When the sun enters the room, he wakes and watches her.
Her hair lies loose, strewn across the pillow
as if it has been washed up, her lips are blubbed,
from the kissing, her profile is fierce,
like that of a figurehead seeing over
the rim of the world. She wakes.
They do not get up yet. It is not easy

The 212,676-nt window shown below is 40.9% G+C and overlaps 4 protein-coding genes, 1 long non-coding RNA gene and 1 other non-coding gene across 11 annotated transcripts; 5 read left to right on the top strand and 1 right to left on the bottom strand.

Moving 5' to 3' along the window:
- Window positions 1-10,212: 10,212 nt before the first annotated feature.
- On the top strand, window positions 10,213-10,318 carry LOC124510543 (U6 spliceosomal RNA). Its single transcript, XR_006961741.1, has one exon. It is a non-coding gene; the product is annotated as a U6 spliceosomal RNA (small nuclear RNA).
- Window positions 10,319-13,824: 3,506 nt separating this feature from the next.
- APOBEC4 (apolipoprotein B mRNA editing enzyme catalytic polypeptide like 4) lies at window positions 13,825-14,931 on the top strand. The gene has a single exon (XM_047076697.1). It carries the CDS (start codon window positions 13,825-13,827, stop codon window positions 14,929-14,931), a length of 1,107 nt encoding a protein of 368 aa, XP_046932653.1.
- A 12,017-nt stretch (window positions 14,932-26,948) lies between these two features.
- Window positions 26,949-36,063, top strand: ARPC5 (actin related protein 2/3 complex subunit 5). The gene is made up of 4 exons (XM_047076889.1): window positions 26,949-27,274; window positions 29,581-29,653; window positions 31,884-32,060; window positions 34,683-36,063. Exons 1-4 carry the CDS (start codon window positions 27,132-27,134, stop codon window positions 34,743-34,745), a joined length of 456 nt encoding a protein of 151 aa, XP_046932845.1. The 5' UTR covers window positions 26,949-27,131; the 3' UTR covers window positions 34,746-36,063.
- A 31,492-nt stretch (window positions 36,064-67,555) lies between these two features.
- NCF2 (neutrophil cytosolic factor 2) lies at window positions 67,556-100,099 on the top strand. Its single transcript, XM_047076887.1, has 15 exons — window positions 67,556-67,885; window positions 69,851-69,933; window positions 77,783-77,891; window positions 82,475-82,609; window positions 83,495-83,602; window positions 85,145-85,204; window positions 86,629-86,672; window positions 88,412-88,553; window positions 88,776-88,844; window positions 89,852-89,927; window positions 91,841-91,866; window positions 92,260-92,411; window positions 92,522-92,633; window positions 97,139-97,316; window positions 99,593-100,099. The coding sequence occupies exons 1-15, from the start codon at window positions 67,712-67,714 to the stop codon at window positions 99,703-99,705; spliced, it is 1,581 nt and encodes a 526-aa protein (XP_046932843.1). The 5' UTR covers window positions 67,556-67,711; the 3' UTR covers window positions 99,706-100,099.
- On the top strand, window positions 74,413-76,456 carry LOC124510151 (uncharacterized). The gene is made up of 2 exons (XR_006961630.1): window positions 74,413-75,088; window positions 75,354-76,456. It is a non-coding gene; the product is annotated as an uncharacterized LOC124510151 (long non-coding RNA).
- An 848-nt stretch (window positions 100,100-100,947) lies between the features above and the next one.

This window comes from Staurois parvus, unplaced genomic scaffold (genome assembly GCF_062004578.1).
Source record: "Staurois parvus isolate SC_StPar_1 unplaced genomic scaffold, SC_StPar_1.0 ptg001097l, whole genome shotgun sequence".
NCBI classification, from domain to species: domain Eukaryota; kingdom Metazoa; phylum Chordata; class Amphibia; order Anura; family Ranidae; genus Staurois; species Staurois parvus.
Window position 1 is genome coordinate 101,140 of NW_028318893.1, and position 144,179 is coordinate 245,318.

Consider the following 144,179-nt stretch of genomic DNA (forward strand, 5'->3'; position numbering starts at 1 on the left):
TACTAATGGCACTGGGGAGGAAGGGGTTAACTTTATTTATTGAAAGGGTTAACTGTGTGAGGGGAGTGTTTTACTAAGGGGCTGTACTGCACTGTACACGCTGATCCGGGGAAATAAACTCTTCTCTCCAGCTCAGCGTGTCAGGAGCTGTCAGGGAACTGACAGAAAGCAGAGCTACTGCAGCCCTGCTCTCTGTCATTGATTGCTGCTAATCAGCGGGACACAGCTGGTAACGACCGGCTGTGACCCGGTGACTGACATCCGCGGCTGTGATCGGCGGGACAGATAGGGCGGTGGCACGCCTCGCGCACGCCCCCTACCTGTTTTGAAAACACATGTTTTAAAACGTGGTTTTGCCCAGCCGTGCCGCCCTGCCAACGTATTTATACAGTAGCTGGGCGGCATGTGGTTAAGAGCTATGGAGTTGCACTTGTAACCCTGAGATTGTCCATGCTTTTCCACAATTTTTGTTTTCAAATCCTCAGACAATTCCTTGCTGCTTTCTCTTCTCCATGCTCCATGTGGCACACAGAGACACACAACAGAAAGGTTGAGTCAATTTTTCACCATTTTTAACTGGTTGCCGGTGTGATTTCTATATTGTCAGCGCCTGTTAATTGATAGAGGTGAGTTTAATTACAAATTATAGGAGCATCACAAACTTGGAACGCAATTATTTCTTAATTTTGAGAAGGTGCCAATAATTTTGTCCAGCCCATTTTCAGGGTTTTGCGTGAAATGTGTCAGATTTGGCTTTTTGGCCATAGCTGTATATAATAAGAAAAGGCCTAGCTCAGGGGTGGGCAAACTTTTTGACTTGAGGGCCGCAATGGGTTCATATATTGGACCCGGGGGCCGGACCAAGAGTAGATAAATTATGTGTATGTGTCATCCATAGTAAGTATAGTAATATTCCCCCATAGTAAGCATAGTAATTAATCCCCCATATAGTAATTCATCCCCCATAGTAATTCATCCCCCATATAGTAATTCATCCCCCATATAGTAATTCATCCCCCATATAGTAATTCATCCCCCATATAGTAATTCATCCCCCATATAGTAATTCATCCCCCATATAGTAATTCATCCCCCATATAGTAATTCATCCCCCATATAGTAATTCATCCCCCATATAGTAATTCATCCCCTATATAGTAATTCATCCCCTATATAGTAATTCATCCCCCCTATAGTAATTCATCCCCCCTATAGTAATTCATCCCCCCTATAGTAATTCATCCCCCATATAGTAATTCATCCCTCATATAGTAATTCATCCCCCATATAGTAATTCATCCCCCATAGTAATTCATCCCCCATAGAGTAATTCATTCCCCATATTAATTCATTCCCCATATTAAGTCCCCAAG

to straighten out bodies that have been lying
all night in the same curve, like two paintbrushes
wintering in a coffee can of evaporated turpentine.
They hear the clangs of a church clock. Why only nine?
When they have been lying on this bed since before the earth began.
— Galway Kinnell, from “The Night,” Imperfect Thirst (Houghton Mifflin, 1994)